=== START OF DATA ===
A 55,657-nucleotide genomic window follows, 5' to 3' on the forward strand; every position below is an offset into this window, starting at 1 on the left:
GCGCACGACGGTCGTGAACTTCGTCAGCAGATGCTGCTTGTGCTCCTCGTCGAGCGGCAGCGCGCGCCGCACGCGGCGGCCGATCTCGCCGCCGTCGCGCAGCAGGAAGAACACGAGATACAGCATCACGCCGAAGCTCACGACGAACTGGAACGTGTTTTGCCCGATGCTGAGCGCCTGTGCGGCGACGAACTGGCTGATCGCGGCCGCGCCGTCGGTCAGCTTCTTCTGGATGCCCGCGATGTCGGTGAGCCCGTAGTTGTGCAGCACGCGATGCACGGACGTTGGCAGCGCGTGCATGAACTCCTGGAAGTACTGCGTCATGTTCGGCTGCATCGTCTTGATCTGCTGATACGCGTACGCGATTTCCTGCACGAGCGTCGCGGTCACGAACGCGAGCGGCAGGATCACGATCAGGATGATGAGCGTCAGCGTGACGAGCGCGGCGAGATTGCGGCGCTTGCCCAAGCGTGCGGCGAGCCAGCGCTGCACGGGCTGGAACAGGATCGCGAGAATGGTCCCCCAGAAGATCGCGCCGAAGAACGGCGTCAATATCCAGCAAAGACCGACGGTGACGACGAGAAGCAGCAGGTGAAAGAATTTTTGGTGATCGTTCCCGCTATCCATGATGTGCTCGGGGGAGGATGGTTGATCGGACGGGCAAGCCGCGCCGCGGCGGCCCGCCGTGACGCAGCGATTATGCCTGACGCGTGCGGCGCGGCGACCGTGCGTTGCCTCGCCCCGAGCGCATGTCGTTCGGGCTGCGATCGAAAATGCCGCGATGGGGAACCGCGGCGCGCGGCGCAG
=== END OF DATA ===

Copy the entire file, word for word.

A 55,657-nucleotide genomic window follows, 5' to 3' on the forward strand; every position below is an offset into this window, starting at 1 on the left:
GCGCACGACGGTCGTGAACTTCGTCAGCAGATGCTGCTTGTGCTCCTCGTCGAGCGGCAGCGCGCGCCGCACGCGGCGGCCGATCTCGCCGCCGTCGCGCAGCAGGAAGAACACGAGATACAGCATCACGCCGAAGCTCACGACGAACTGGAACGTGTTTTGCCCGATGCTGAGCGCCTGTGCGGCGACGAACTGGCTGATCGCGGCCGCGCCGTCGGTCAGCTTCTTCTGGATGCCCGCGATGTCGGTGAGCCCGTAGTTGTGCAGCACGCGATGCACGGACGTTGGCAGCGCGTGCATGAACTCCTGGAAGTACTGCGTCATGTTCGGCTGCATCGTCTTGATCTGCTGATACGCGTACGCGATTTCCTGCACGAGCGTCGCGGTCACGAACGCGAGCGGCAGGATCACGATCAGGATGATGAGCGTCAGCGTGACGAGCGCGGCGAGATTGCGGCGCTTGCCCAAGCGTGCGGCGAGCCAGCGCTGCACGGGCTGGAACAGGATCGCGAGAATGGTCCCCCAGAAGATCGCGCCGAAGAACGGCGTCAATATCCAGCAAAGACCGACGGTGACGACGAGAAGCAGCAGGTGAAAGAATTTTTGGTGATCGTTCCCGCTATCCATGATGTGCTCGGGGGAGGATGGTTGATCGGACGGGCAAGCCGCGCCGCGGCGGCCCGCCGTGACGCAGCGATTATGCCTGACGCGTGCGGCGCGGCGACCGTGCGTTGCCTCGCCCCGAGCGCATGTCGTTCGGGCTGCGATCGAAAATGCCGCGATGGGGAACCGCGGCGCGCGGCGCAG